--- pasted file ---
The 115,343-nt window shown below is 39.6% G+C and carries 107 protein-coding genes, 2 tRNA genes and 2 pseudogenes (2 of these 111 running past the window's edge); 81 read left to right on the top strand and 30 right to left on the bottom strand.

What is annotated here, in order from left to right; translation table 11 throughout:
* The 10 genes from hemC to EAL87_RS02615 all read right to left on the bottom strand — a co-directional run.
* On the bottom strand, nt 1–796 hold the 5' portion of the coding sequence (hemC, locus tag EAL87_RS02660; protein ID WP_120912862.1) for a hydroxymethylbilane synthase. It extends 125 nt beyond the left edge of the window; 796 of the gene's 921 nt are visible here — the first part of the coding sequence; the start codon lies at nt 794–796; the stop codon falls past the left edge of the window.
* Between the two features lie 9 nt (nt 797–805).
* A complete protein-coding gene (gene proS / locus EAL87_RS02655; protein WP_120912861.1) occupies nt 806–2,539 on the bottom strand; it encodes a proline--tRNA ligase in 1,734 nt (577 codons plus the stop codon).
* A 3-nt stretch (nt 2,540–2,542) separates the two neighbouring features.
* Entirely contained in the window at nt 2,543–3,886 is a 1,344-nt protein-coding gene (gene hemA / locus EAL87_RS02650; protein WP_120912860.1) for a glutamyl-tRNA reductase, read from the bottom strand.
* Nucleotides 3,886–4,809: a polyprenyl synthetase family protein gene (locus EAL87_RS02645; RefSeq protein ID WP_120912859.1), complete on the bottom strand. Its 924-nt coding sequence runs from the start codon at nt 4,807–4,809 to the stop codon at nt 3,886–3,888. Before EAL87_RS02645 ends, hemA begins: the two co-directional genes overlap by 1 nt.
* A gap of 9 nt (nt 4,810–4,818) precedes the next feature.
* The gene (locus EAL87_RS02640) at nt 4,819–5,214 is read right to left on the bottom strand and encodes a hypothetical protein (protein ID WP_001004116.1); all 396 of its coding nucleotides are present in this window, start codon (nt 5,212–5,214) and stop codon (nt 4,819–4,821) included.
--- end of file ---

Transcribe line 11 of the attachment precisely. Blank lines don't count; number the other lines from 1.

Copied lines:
* The gene (locus EAL87_RS02640) at nt 4,819–5,214 is read right to left on the bottom strand and encodes a hypothetical protein (protein ID WP_001004116.1); all 396 of its coding nucleotides are present in this window, start codon (nt 5,212–5,214) and stop codon (nt 4,819–4,821) included.